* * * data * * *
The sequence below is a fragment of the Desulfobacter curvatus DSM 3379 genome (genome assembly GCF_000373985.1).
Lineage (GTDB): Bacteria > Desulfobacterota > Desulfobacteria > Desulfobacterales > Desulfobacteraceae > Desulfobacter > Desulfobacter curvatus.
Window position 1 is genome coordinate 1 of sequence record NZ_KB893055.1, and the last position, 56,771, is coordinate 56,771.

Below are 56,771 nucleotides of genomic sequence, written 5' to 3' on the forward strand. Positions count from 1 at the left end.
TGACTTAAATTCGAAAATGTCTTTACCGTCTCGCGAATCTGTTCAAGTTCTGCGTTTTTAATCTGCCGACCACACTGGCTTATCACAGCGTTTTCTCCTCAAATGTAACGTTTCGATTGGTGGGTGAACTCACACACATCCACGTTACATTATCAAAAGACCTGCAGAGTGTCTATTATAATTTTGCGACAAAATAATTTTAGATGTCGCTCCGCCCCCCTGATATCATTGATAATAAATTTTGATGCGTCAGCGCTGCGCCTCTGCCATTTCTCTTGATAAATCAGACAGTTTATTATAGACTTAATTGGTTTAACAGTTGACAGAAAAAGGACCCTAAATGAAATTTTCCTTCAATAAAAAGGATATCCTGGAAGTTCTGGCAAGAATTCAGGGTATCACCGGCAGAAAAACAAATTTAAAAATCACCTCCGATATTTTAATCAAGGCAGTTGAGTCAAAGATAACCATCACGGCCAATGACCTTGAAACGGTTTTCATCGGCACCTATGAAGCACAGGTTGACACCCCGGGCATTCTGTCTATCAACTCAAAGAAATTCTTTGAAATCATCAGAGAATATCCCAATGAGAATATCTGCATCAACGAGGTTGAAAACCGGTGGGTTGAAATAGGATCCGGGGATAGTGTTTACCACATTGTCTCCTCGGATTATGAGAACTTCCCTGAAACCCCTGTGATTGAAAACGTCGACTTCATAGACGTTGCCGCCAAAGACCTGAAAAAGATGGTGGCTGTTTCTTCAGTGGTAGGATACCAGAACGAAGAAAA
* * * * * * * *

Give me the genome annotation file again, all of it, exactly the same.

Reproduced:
The sequence below is a fragment of the Desulfobacter curvatus DSM 3379 genome (genome assembly GCF_000373985.1).
Lineage (GTDB): Bacteria > Desulfobacterota > Desulfobacteria > Desulfobacterales > Desulfobacteraceae > Desulfobacter > Desulfobacter curvatus.
Window position 1 is genome coordinate 1 of sequence record NZ_KB893055.1, and the last position, 56,771, is coordinate 56,771.

Below are 56,771 nucleotides of genomic sequence, written 5' to 3' on the forward strand. Positions count from 1 at the left end.
TGACTTAAATTCGAAAATGTCTTTACCGTCTCGCGAATCTGTTCAAGTTCTGCGTTTTTAATCTGCCGACCACACTGGCTTATCACAGCGTTTTCTCCTCAAATGTAACGTTTCGATTGGTGGGTGAACTCACACACATCCACGTTACATTATCAAAAGACCTGCAGAGTGTCTATTATAATTTTGCGACAAAATAATTTTAGATGTCGCTCCGCCCCCCTGATATCATTGATAATAAATTTTGATGCGTCAGCGCTGCGCCTCTGCCATTTCTCTTGATAAATCAGACAGTTTATTATAGACTTAATTGGTTTAACAGTTGACAGAAAAAGGACCCTAAATGAAATTTTCCTTCAATAAAAAGGATATCCTGGAAGTTCTGGCAAGAATTCAGGGTATCACCGGCAGAAAAACAAATTTAAAAATCACCTCCGATATTTTAATCAAGGCAGTTGAGTCAAAGATAACCATCACGGCCAATGACCTTGAAACGGTTTTCATCGGCACCTATGAAGCACAGGTTGACACCCCGGGCATTCTGTCTATCAACTCAAAGAAATTCTTTGAAATCATCAGAGAATATCCCAATGAGAATATCTGCATCAACGAGGTTGAAAACCGGTGGGTTGAAATAGGATCCGGGGATAGTGTTTACCACATTGTCTCCTCGGATTATGAGAACTTCCCTGAAACCCCTGTGATTGAAAACGTCGACTTCATAGACGTTGCCGCCAAAGACCTGAAAAAGATGGTGGCTGTTTCTTCAGTGGTAGGATACCAGAACGAAGAAAA